Queens’ was pretty much everything I imagined a cambridge college should be, and in that respect I didn’t think it would disappoint me if I did end up there. When I visited on an open day it didn’t disappoint. It has a good divide between old attractive buildings and modern, more comfortable buildings. The best bit about this was the clear division between the old and the new. One side of the river is almost exclusively old courtyards and the other side has all the new facilities. My one piece of advice when considering Queens’ is to actually get inside the grounds, the only buildings you can see from the outside are the most ugly, and all you get to suggest the beauty of the other half is the mathematical bridge across the river. Leaving the asthetics aside, the general attitude towards admissions portrayed at the open day seemed fair and transparent. There was little in terms of favouritism for particular schools and backgrounds.
Pretty much, the ugly buildings have the best kitted out rooms, which often seems the way at universities. Having said that, apparently few of second years go for the accommodation in these less attractive buildings, which means either they develop resistance to student accommodation and feel able to sacrifice comfort for beauty, or I didn’t see a large enough variety of rooms to have a very valid opinion- I tend to favour the latter. When you first arrive it seems important to have ensuite, but from what I have heard you soon realise that a walk across the hallway to the shower is not going to kill you.
I was fairly impressed. It certainly seemed as if it was the kind of food that could support you for a whole term. Also, having attended a formal at the college, the catering staff certainly seem to be of a very high standard, and when less constrained by budget they produced an amazing meal. I suppose this means that the food you get is presumably of a good quality for the price you are paying, and that is all you can really ask.
Well, the only two I had much to do with and were actually fellows of the college were the admissions tutor, and the ex-admissions tutor. The both seemed fairly nice, but you could tell that their experiences of seeing so many applications through the system had somewhat hardened them to apparent significance of the whole event. I’d say thats a good thing, and i’m sure in different circumstances (i.e. not interview days) they would be as friendly as you would expect. Both my subject interviewers were external, and both were extremely friendly. I can’t imagine how they could have made the interview less daunting, which bodes well for the years to come when one of them will be my director of studies.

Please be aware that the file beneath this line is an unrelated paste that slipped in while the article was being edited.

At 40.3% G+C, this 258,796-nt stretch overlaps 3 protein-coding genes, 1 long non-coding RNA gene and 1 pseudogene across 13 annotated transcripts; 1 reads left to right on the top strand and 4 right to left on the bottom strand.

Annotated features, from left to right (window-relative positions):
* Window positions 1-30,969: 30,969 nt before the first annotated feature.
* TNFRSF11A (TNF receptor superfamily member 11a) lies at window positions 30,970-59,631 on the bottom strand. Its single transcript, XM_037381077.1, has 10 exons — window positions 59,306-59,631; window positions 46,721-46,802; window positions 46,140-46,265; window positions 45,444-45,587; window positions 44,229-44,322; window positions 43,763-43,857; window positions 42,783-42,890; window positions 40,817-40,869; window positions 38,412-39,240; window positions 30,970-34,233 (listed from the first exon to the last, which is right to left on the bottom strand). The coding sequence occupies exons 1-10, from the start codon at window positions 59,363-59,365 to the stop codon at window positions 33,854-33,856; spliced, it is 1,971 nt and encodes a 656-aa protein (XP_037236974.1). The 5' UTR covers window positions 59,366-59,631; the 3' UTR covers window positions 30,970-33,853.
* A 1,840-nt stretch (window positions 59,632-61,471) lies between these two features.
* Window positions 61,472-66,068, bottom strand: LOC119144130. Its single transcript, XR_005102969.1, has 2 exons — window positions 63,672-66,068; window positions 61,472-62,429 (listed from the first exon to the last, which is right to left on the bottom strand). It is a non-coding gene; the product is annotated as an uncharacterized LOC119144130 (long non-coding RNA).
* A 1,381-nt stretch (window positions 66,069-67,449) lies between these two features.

On the open day their seemed to be a disproportionate number of Christian Union members about, which surprised me slightly; however, when you consider that the open day was a good few weeks after the end of term and the sort of people who would volunteer for such an event, the result is less surprising. They all seemed very friendly, something they assured us was symptomatic of the people at Queens’- something I have found no reason to doubt.
For me, my final year of school was about waiting for big decisions to be made by others about my life. This was true when I waited to find out if I got an interview, when I waited to find out if I had an offer, and finally when I waited to find out if I had got the grades. It wasn’t all that terrible, but it was always at the back of my mind, and I didn’t feel like I could relax until I knew the outcome of a various stages. There was a lot of counting down involved and, because of my optimistic/pessimistic nature, all the various stages seemed roughly equivalent. It’s not an enjoyable experience, but that shouldn’t stop you applying.
It was even more of a cliche than I had imagined was possible. I woke on the third of january to the sound of the post falling on the doormat. I didn’t really think much of it, but went down to check anyway. It was a small envelope, with only a single sheet inside; I didn’t think it was a good sign. I opened it and saw the words ‘including maths and philosophy’ leap out at me in bold print; that, however, was a good sign. I then read it from the first line, and it became clear that I had received an offer. It was an amazing feeling and the true magnitude of it took a very long time to sink in. I don’t think it really will until i arrive there in October.
Absolutely, even if I weren’t to get in, the process itself is immensely useful for both experience and character building. By preparing for something so single mindedly you really find out what you think about your subject and why. You understand what you can achieve in a relatively short space of time. Also, at school, it introduced me to people I wouldn’t otherwise have got to know- people with perhaps more in common with me than those I spend most of my time with.
Apply with the full intention to get in. That doesn’t have to mean you are arrogant, but you have to believe you can get in, and do all the preparation wholeheartedly. At my school there were those who chose to not try too hard in their application in case they didn’t get in; consequently and invariably, they didn’t. If you have the grades and you like the sound of the course, then apply. If you like a college, then apply to it. Don’t try and play the game to increase your odds. It’s their job to accept the best for the course, and the pool goes a long way to achieving that.